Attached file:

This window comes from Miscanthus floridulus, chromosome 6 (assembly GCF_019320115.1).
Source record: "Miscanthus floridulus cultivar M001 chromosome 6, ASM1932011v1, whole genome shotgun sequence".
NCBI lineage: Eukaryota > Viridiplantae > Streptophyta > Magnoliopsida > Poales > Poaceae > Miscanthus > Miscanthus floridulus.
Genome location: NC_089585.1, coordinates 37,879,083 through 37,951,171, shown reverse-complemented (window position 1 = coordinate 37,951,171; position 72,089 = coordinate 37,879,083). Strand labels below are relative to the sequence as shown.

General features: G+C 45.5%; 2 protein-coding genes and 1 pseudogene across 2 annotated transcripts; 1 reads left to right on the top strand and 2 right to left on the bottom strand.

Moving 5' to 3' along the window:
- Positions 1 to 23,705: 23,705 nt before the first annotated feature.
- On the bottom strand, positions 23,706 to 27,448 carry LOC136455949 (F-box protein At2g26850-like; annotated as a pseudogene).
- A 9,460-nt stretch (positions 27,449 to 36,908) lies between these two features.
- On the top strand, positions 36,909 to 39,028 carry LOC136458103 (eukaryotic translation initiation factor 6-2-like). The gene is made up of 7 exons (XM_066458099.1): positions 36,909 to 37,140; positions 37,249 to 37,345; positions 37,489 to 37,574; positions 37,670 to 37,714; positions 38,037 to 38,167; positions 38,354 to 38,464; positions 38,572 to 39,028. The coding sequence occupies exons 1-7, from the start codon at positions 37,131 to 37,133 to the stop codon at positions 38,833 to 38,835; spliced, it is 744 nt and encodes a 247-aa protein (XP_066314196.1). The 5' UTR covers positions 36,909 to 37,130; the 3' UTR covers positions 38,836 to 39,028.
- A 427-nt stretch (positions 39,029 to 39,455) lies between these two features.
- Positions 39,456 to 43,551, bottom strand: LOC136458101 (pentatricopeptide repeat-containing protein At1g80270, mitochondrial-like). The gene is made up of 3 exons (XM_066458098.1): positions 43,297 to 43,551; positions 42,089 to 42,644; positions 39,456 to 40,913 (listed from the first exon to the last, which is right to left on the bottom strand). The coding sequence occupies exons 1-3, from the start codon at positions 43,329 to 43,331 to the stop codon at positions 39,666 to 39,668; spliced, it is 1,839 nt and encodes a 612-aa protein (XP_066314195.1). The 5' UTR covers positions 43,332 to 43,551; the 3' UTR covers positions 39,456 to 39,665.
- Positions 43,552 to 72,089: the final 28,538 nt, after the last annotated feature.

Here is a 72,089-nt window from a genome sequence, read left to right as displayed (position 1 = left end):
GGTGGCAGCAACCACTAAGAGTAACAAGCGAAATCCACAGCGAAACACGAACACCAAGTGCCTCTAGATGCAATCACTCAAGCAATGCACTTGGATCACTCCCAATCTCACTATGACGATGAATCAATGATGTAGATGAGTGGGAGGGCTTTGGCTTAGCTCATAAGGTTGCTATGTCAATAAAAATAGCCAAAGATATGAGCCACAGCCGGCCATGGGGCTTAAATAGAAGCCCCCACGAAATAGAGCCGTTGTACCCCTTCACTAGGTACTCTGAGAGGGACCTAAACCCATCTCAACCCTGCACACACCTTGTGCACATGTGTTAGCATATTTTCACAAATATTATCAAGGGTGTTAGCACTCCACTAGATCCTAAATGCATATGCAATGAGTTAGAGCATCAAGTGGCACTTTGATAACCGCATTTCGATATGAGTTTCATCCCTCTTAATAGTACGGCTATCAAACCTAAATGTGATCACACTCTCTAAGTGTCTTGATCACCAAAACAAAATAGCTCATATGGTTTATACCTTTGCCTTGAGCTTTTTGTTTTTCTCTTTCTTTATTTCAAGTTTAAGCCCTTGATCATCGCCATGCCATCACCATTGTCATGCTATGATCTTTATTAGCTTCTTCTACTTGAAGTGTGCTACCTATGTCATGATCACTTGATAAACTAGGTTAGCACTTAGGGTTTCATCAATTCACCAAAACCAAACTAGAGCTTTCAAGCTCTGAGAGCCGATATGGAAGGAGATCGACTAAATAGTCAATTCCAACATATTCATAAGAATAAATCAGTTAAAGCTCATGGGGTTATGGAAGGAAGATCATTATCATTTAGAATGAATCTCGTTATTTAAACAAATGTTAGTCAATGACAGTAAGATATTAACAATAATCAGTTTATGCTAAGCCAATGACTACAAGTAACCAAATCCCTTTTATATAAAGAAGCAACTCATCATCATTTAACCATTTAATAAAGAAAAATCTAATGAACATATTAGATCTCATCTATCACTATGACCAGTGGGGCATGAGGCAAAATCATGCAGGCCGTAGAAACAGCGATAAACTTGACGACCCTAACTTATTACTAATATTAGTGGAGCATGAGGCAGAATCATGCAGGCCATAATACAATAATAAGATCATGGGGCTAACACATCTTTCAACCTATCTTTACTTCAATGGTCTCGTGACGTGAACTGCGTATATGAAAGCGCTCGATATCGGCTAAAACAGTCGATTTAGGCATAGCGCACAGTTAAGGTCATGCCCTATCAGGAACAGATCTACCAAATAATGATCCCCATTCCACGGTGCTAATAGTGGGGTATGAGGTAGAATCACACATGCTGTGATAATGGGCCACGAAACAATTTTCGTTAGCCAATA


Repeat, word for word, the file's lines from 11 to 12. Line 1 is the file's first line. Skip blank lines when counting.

- A 427-nt stretch (positions 39,029 to 39,455) lies between these two features.
- Positions 39,456 to 43,551, bottom strand: LOC136458101 (pentatricopeptide repeat-containing protein At1g80270, mitochondrial-like). The gene is made up of 3 exons (XM_066458098.1): positions 43,297 to 43,551; positions 42,089 to 42,644; positions 39,456 to 40,913 (listed from the first exon to the last, which is right to left on the bottom strand). The coding sequence occupies exons 1-3, from the start codon at positions 43,329 to 43,331 to the stop codon at positions 39,666 to 39,668; spliced, it is 1,839 nt and encodes a 612-aa protein (XP_066314195.1). The 5' UTR covers positions 43,332 to 43,551; the 3' UTR covers positions 39,456 to 39,665.